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A methodology to use simulation at every stage of a hybrid vehicle design

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4 Author(s)

Accurate high level system simulation is difficult to obtain without first capturing the behavior of the individual components through physical testing and measurements. Early in the design phase the individual components have yet to be built and tested, thus compromising the accuracy of the simulation. In this early period of the design stage, the component models are created by relying solely on their constitutive relationships. Furthermore, it is difficult to incorporate physical effects such as spatial harmonic and nonlinearities into such constitutive based models. Once the design stage reaches the component level, there exists a number of physics simulators for every discipline involved: thermal, mechanical, electromagnetism and fluid dynamics; these simulators, based on numerical methods, provide high fidelity detailed information about the component. However, having an accurate multi-physics virtual model of a system at the 3D level and at the system 0D level remains a challenge. This paper will introduce a methodology to apply simulation at every step of the design cycle, from the early functional design stage to the detailed component optimization to the verification stage of the vehicle dynamics. It involves system simulation, component level multiphysics analysis using numerical methods, Reduce Order Models techniques and embedded software import. The example used to demonstrate this is the fuel consumption analysis of a hybrid electric vehicle.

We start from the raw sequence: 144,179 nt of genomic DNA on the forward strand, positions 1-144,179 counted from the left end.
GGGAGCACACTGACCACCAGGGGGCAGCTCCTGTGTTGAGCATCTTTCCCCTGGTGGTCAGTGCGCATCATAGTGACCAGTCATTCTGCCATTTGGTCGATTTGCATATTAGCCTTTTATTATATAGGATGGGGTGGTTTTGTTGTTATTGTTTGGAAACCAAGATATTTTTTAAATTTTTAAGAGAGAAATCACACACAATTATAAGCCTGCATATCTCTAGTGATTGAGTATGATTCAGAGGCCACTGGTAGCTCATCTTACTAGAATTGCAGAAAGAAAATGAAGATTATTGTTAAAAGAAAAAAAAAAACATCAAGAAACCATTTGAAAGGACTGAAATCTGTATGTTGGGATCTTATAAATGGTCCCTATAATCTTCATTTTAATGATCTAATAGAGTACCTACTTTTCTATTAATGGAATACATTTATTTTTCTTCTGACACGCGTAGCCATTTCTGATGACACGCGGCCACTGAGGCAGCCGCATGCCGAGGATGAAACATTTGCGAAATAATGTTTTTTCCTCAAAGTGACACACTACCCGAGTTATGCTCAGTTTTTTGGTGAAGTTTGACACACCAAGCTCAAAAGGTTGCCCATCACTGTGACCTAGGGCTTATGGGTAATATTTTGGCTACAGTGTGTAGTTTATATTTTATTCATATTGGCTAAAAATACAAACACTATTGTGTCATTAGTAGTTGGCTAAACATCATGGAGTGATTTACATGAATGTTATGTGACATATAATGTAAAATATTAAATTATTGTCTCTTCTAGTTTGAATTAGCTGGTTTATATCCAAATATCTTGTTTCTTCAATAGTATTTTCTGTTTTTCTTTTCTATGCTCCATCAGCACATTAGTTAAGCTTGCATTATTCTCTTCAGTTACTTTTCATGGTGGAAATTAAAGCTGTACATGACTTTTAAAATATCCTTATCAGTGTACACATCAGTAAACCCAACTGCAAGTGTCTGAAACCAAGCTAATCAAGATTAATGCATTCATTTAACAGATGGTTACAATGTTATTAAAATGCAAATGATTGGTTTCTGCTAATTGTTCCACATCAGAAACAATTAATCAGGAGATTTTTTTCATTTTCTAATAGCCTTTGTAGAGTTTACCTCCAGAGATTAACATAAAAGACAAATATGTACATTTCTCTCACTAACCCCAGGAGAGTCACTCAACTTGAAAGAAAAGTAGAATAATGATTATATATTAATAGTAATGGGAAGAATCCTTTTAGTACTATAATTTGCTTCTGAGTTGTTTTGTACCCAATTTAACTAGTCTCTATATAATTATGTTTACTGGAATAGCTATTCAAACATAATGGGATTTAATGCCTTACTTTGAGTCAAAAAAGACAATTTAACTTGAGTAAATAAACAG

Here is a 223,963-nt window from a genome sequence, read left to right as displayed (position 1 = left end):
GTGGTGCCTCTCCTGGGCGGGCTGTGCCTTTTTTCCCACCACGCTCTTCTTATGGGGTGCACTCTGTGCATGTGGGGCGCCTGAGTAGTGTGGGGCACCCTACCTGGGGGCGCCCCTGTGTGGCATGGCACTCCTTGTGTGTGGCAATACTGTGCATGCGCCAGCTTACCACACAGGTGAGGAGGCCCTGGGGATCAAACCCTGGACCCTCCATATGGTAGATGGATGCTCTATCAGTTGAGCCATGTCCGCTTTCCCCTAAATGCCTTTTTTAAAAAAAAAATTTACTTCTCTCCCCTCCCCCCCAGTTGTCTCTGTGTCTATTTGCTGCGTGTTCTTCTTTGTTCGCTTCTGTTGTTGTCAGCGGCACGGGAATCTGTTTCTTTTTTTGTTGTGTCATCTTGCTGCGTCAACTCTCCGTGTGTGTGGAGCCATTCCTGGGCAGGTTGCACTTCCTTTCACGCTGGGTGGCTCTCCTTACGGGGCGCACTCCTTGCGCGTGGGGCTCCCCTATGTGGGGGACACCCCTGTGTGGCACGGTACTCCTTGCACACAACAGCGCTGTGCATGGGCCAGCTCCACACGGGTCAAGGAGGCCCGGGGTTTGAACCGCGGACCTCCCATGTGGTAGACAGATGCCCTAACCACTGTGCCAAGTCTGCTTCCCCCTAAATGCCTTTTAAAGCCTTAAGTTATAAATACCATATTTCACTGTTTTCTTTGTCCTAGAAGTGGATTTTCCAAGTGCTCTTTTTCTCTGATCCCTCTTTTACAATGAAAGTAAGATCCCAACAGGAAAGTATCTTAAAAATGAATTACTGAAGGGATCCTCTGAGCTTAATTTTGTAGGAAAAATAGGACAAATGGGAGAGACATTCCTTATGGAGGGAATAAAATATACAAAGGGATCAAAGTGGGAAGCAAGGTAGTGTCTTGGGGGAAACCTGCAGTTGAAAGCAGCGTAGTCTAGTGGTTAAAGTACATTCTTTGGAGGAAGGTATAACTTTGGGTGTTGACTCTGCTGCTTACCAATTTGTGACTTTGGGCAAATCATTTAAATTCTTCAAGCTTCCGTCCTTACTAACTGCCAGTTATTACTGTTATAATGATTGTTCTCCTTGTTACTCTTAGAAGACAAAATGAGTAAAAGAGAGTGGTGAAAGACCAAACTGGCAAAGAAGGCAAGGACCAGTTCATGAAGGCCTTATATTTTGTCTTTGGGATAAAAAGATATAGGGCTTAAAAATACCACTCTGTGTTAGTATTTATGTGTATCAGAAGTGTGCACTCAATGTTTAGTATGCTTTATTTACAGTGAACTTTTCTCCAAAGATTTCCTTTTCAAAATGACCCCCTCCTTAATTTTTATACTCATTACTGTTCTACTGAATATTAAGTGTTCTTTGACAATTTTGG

Published in:

Vehicle Power and Propulsion Conference (VPPC), 2012 IEEE

Date of Conference:

9-12 Oct. 2012